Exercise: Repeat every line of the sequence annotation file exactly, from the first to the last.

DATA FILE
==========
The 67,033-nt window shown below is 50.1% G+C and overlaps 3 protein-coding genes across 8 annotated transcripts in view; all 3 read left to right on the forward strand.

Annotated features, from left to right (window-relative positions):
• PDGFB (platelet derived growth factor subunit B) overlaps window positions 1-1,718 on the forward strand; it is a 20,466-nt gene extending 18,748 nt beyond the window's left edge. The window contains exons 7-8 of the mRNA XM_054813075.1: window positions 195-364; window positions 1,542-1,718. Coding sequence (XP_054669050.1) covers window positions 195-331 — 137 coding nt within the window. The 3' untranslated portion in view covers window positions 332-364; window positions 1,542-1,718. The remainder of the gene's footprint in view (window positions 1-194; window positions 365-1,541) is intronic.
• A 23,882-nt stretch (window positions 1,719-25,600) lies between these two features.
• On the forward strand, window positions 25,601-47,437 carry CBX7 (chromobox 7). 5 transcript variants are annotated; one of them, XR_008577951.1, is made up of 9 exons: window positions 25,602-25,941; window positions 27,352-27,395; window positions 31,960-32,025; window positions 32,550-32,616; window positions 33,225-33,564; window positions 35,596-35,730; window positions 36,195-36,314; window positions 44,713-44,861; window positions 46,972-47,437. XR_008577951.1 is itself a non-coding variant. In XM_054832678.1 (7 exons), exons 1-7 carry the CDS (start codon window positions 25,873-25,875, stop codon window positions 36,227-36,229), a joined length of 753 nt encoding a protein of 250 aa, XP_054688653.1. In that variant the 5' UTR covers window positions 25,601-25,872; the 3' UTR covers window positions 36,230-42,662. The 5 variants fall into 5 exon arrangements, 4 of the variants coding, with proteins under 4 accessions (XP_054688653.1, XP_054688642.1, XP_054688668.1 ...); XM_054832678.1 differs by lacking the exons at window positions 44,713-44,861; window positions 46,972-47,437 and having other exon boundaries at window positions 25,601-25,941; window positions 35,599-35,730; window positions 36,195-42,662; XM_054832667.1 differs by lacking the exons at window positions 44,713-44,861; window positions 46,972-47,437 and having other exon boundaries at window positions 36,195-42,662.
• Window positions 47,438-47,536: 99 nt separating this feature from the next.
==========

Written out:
The 67,033-nt window shown below is 50.1% G+C and overlaps 3 protein-coding genes across 8 annotated transcripts in view; all 3 read left to right on the forward strand.

Annotated features, from left to right (window-relative positions):
• PDGFB (platelet derived growth factor subunit B) overlaps window positions 1-1,718 on the forward strand; it is a 20,466-nt gene extending 18,748 nt beyond the window's left edge. The window contains exons 7-8 of the mRNA XM_054813075.1: window positions 195-364; window positions 1,542-1,718. Coding sequence (XP_054669050.1) covers window positions 195-331 — 137 coding nt within the window. The 3' untranslated portion in view covers window positions 332-364; window positions 1,542-1,718. The remainder of the gene's footprint in view (window positions 1-194; window positions 365-1,541) is intronic.
• A 23,882-nt stretch (window positions 1,719-25,600) lies between these two features.
• On the forward strand, window positions 25,601-47,437 carry CBX7 (chromobox 7). 5 transcript variants are annotated; one of them, XR_008577951.1, is made up of 9 exons: window positions 25,602-25,941; window positions 27,352-27,395; window positions 31,960-32,025; window positions 32,550-32,616; window positions 33,225-33,564; window positions 35,596-35,730; window positions 36,195-36,314; window positions 44,713-44,861; window positions 46,972-47,437. XR_008577951.1 is itself a non-coding variant. In XM_054832678.1 (7 exons), exons 1-7 carry the CDS (start codon window positions 25,873-25,875, stop codon window positions 36,227-36,229), a joined length of 753 nt encoding a protein of 250 aa, XP_054688653.1. In that variant the 5' UTR covers window positions 25,601-25,872; the 3' UTR covers window positions 36,230-42,662. The 5 variants fall into 5 exon arrangements, 4 of the variants coding, with proteins under 4 accessions (XP_054688653.1, XP_054688642.1, XP_054688668.1 ...); XM_054832678.1 differs by lacking the exons at window positions 44,713-44,861; window positions 46,972-47,437 and having other exon boundaries at window positions 25,601-25,941; window positions 35,599-35,730; window positions 36,195-42,662; XM_054832667.1 differs by lacking the exons at window positions 44,713-44,861; window positions 46,972-47,437 and having other exon boundaries at window positions 36,195-42,662.
• Window positions 47,438-47,536: 99 nt separating this feature from the next.